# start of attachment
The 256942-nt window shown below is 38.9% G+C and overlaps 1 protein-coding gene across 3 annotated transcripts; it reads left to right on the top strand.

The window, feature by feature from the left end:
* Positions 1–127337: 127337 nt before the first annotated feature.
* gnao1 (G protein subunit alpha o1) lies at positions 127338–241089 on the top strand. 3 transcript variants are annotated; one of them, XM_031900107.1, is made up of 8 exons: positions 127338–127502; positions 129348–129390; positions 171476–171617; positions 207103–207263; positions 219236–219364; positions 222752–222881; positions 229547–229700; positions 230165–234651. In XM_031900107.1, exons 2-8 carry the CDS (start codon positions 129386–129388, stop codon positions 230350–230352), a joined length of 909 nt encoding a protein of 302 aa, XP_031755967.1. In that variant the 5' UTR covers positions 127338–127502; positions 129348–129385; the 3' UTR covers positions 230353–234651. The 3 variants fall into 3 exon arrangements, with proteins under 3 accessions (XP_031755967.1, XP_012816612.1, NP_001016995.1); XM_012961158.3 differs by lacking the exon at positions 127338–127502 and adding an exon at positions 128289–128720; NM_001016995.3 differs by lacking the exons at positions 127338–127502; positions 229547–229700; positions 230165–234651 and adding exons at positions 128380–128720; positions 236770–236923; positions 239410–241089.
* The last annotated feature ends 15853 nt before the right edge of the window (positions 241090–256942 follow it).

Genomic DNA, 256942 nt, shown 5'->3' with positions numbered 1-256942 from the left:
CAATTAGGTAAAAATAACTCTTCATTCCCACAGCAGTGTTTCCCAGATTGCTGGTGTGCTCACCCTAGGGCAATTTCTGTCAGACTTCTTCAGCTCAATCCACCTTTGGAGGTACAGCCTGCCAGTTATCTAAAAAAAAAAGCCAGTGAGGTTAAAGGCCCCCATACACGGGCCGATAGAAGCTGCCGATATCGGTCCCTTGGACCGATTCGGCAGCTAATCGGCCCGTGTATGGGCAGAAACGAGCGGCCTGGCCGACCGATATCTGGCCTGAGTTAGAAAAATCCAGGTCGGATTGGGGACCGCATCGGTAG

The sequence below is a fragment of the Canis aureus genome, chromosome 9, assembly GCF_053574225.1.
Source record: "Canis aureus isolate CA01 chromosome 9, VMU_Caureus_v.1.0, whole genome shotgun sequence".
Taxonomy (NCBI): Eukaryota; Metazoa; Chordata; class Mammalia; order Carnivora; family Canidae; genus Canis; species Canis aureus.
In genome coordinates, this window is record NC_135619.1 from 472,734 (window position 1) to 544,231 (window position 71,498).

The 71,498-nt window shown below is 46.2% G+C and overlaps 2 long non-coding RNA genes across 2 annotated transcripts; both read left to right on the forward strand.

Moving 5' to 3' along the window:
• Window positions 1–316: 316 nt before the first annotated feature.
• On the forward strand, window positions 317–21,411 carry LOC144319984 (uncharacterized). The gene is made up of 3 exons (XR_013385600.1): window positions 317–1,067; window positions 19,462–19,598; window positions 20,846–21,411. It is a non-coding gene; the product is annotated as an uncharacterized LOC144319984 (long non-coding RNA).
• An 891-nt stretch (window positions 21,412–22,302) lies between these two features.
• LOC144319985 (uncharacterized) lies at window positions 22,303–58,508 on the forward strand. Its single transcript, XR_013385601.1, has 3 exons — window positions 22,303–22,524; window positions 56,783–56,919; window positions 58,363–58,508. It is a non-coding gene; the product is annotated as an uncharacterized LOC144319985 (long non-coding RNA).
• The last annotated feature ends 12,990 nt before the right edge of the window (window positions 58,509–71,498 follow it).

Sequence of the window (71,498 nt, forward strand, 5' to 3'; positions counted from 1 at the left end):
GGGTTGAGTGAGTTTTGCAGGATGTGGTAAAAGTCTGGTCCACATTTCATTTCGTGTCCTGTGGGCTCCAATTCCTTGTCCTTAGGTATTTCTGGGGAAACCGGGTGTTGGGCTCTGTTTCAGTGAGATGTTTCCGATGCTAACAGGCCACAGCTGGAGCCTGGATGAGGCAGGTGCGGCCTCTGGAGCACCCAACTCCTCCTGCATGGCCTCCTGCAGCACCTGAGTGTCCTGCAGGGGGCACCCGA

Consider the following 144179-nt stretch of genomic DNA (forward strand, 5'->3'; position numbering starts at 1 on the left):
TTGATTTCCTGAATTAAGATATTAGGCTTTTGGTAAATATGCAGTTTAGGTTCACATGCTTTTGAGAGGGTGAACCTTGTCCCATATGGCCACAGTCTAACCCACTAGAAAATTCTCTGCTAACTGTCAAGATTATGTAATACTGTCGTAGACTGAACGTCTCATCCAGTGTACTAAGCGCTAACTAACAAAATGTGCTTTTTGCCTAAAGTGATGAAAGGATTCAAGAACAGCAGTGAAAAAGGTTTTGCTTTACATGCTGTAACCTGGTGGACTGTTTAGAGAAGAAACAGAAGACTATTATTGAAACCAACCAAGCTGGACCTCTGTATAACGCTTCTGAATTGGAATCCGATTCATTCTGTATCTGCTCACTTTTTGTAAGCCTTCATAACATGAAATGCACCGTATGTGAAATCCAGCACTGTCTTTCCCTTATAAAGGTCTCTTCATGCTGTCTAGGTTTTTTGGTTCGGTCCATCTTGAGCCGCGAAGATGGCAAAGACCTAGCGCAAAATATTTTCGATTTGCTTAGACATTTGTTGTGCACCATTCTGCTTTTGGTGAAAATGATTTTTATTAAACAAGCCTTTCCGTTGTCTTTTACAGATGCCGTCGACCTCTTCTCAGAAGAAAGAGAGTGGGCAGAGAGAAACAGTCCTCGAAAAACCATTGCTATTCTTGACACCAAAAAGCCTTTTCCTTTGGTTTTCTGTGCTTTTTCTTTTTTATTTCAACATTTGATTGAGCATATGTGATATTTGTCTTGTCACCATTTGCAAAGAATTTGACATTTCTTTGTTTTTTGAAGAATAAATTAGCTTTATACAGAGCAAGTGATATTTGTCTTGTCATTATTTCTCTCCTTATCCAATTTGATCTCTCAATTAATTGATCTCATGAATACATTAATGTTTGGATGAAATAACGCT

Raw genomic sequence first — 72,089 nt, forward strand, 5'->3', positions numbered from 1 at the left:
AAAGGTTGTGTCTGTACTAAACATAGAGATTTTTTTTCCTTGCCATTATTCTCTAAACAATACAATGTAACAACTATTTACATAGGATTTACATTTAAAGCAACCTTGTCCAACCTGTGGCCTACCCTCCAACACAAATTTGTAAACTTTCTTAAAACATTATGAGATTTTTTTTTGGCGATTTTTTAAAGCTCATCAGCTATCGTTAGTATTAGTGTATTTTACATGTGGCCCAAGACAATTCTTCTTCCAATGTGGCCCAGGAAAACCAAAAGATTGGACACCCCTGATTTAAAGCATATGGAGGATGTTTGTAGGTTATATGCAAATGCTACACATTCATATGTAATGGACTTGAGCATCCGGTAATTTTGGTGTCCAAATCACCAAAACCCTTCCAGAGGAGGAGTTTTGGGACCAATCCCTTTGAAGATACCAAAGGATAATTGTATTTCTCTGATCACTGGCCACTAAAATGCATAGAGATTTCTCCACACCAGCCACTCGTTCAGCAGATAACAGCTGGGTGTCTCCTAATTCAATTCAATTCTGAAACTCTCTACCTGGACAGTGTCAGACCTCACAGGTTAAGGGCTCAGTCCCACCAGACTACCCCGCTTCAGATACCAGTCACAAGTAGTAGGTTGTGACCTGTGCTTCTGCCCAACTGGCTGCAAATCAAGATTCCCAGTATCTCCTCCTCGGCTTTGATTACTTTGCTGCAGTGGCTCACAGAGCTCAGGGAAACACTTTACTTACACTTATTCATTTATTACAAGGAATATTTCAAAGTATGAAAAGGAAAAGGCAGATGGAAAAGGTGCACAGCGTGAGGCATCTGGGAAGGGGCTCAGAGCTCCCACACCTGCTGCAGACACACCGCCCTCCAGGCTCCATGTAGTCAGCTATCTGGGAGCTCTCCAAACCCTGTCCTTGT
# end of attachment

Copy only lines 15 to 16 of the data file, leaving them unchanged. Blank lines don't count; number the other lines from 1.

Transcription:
• On the forward strand, window positions 317–21,411 carry LOC144319984 (uncharacterized). The gene is made up of 3 exons (XR_013385600.1): window positions 317–1,067; window positions 19,462–19,598; window positions 20,846–21,411. It is a non-coding gene; the product is annotated as an uncharacterized LOC144319984 (long non-coding RNA).
• An 891-nt stretch (window positions 21,412–22,302) lies between these two features.